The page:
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By Brandon Robbins –

The October/November 2005 issue of Free Inquiry was dedicated to the future of secularism.  The question that the editors of Free Inquiry hoped to answer was: “Secularism, will it survive?”  I began to look through this issue in hopes of finding some plausible argument for why one should chose a secular world view rather than a religious one (or even better, a Christian one).  Throughout most of the magazine, I could find no such argument.  What I did find was an abundance of rhetoric about how unthinking and illogical religious people are for holding their views.  The consensus was that there was hope!  One day people might come to their senses and stop all this religious mumbo jumbo.

Then it happened!  I came upon a one-page article that gave an argument for choosing the secular world view.  In “Real Christians—or, I’m Taking You with Me,” Arthur R. Miller provided reasons for accepting secularism over the Christian faith.  What Miller did in this article was to offer a simple wager somewhat similar to Pascal’s famous wager for believing in God.  But before proposing his wager, Miller explains that there are very few, if any, real Christians in the world anyway.  Miller states: “I have certainly never met a Christian in my thirty years of teaching.”  Miller makes his case by explaining how, out of the many people he has met that claim to be Christians, all but a very few (4) don’t meet the requirements.

What are these requirements?  Miller states that he operates with “Jesus’ definition” of what it takes to be a Christian: “a person who (a) believes ‘all the right stuff’ and (b) does his/her best to conform to the moral dictates of the New Testament.”  Miller claims to have known a lot of people who meet the first requirement but few that meet the second.  He holds this view because most of the Christians he has ever known fail to live up to the ethical requirements of the Christian faith.  Miller provides evidence for this by showing how materialistic the American Christian truly is.  The following is part of the list he provides of the behaviors that would exclude one from being a Real Christian: “Those who spend money on BMWs, bungee jumps, and Botox; those concerned with school prayer instead of school excellence; those who own dozens of shoes, shirts, coats…”  This list goes on and on and on.  Miller basically claims that the “so called” Christians he comes into contact with are more worried about their wealth and comfort than caring for the “so called” sinners and the poor.  Miller states: “Look, I know I’m going to hell, because I failed so miserably.  And all of you not only believe, but claim to know, that you are going to heaven when, in truth, you won’t have a snowball’s chance.”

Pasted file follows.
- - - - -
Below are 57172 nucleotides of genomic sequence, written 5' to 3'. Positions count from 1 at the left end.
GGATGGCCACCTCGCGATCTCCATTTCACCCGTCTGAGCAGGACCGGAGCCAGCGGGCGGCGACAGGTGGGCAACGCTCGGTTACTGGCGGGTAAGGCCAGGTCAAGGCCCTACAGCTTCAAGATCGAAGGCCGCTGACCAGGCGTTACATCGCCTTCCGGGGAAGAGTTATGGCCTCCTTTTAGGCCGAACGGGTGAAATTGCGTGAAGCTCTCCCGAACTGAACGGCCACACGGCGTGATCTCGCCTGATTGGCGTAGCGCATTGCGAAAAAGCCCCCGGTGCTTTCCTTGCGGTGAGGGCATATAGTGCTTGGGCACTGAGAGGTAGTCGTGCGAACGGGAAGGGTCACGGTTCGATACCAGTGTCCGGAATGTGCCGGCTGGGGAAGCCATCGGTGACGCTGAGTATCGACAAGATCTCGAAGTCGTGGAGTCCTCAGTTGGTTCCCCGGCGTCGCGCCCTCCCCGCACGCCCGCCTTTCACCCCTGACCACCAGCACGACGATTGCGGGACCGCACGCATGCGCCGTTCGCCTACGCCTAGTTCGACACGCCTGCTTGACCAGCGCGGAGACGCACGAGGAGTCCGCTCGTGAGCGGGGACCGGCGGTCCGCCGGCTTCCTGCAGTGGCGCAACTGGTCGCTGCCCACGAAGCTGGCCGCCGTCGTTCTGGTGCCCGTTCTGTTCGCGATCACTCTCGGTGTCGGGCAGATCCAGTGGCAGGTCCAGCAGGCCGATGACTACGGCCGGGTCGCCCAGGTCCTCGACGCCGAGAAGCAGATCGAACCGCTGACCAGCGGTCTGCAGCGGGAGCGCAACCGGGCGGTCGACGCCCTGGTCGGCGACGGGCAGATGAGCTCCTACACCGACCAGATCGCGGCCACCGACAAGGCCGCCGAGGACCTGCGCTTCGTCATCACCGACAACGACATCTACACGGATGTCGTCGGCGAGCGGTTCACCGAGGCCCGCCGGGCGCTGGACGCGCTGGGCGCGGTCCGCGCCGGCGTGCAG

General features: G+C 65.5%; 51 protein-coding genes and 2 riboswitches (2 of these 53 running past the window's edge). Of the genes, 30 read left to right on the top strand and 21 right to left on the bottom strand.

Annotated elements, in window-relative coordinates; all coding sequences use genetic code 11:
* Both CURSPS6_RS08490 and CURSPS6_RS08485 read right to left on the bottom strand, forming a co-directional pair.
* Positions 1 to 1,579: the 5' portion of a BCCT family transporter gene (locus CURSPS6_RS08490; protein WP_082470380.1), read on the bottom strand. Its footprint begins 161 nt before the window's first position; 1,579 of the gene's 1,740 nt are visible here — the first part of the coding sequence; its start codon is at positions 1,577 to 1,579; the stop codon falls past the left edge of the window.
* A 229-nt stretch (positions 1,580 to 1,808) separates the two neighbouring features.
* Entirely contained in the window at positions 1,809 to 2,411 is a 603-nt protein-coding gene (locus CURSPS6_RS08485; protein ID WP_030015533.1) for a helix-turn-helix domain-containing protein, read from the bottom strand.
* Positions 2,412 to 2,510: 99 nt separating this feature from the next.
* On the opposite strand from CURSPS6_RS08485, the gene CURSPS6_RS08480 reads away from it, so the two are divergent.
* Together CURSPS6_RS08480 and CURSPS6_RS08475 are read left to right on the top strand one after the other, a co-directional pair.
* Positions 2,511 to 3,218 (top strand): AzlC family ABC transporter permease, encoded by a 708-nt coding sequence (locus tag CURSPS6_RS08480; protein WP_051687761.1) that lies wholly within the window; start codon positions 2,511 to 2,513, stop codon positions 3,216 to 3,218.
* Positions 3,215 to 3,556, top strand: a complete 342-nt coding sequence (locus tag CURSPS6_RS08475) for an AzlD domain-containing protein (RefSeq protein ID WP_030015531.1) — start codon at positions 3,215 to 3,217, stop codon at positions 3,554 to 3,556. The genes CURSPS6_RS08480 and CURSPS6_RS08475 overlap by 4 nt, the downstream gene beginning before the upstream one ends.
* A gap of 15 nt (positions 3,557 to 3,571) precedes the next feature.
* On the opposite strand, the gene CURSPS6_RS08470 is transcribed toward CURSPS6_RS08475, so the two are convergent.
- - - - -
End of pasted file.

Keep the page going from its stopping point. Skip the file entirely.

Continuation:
Therefore, the wager goes, even if the Bible is true just about everyone is going to hell anyway. Therefore you might as well live life to the fullest now and receive the greatest amount of joy and pleasure this life can offer.  There are “two possibilities” according to Miller’s wager: “(1) God does exist, in which case you’re going to hell. So, you may as well grab all the gusto that one life has to offer; knowing or believing that God does exist and you will spend eternity in excruciating and intolerable pain, suffering and despair; (2) God does not exist.  If that turns out to be the case, then you can go at it for all it’s worth at least for several decades knowing or believing that God does not exist, in which case that’s that!”